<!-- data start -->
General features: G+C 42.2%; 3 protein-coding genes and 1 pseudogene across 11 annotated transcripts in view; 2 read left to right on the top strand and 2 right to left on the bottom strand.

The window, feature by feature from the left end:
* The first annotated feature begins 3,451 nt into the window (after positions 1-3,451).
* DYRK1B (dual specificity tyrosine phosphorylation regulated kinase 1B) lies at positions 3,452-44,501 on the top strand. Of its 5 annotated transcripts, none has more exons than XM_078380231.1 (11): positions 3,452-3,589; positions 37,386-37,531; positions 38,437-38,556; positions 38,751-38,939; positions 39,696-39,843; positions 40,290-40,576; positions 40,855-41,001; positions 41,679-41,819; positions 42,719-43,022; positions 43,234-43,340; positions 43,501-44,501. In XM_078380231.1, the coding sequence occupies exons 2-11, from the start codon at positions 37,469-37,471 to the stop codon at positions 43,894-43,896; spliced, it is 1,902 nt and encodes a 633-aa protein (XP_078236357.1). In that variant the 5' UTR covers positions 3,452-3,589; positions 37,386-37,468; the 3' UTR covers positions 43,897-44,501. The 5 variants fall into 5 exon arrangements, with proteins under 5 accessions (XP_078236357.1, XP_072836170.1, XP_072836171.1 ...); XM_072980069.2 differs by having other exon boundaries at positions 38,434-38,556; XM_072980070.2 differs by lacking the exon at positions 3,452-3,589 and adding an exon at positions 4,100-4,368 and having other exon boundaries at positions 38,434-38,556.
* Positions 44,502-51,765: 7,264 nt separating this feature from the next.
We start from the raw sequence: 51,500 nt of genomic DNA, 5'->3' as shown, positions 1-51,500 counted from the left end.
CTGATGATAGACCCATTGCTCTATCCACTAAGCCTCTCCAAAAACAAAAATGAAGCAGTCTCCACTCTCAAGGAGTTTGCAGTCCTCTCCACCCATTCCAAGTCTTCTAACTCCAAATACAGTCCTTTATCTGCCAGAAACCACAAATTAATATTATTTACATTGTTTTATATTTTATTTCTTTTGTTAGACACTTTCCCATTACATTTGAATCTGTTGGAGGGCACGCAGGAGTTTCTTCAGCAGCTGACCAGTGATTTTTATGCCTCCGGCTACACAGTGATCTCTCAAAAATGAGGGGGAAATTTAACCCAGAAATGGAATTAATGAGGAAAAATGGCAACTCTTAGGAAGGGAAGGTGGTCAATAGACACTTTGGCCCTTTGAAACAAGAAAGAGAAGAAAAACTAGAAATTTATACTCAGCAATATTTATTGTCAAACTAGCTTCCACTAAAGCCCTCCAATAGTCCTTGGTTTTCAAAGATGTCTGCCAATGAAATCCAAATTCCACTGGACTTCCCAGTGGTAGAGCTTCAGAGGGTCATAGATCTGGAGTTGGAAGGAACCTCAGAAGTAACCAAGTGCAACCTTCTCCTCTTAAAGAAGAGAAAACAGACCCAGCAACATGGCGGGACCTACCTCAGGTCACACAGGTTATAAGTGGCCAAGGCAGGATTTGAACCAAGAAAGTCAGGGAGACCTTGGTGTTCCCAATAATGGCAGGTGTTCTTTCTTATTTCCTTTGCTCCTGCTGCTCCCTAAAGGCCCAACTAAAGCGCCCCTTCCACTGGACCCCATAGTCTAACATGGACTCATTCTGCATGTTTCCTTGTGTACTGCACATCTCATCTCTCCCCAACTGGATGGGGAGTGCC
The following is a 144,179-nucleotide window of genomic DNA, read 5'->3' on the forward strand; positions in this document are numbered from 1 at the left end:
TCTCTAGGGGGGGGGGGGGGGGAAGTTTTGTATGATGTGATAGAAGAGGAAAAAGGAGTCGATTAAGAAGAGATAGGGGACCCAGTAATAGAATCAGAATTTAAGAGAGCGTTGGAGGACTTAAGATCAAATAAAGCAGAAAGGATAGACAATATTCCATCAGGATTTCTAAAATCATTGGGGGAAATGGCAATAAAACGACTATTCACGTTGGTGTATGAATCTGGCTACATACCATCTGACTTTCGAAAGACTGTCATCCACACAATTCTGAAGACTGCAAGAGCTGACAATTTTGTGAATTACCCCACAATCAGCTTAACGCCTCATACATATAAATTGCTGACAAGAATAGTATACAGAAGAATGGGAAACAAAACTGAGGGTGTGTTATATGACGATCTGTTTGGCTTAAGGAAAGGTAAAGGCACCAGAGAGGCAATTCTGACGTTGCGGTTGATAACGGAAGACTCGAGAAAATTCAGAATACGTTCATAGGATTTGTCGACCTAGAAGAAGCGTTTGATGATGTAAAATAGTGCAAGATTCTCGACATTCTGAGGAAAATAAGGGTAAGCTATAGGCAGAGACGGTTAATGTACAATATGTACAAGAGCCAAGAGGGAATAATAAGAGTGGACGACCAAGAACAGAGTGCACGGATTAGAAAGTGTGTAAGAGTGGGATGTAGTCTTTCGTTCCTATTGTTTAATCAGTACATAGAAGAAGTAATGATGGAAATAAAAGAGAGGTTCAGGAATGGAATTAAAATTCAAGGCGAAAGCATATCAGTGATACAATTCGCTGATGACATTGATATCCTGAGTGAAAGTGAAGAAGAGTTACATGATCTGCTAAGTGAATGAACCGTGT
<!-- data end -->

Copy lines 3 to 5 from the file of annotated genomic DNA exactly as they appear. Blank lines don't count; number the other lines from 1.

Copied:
* The first annotated feature begins 3,451 nt into the window (after positions 1-3,451).
* DYRK1B (dual specificity tyrosine phosphorylation regulated kinase 1B) lies at positions 3,452-44,501 on the top strand. Of its 5 annotated transcripts, none has more exons than XM_078380231.1 (11): positions 3,452-3,589; positions 37,386-37,531; positions 38,437-38,556; positions 38,751-38,939; positions 39,696-39,843; positions 40,290-40,576; positions 40,855-41,001; positions 41,679-41,819; positions 42,719-43,022; positions 43,234-43,340; positions 43,501-44,501. In XM_078380231.1, the coding sequence occupies exons 2-11, from the start codon at positions 37,469-37,471 to the stop codon at positions 43,894-43,896; spliced, it is 1,902 nt and encodes a 633-aa protein (XP_078236357.1). In that variant the 5' UTR covers positions 3,452-3,589; positions 37,386-37,468; the 3' UTR covers positions 43,897-44,501. The 5 variants fall into 5 exon arrangements, with proteins under 5 accessions (XP_078236357.1, XP_072836170.1, XP_072836171.1 ...); XM_072980069.2 differs by having other exon boundaries at positions 38,434-38,556; XM_072980070.2 differs by lacking the exon at positions 3,452-3,589 and adding an exon at positions 4,100-4,368 and having other exon boundaries at positions 38,434-38,556.
* Positions 44,502-51,765: 7,264 nt separating this feature from the next.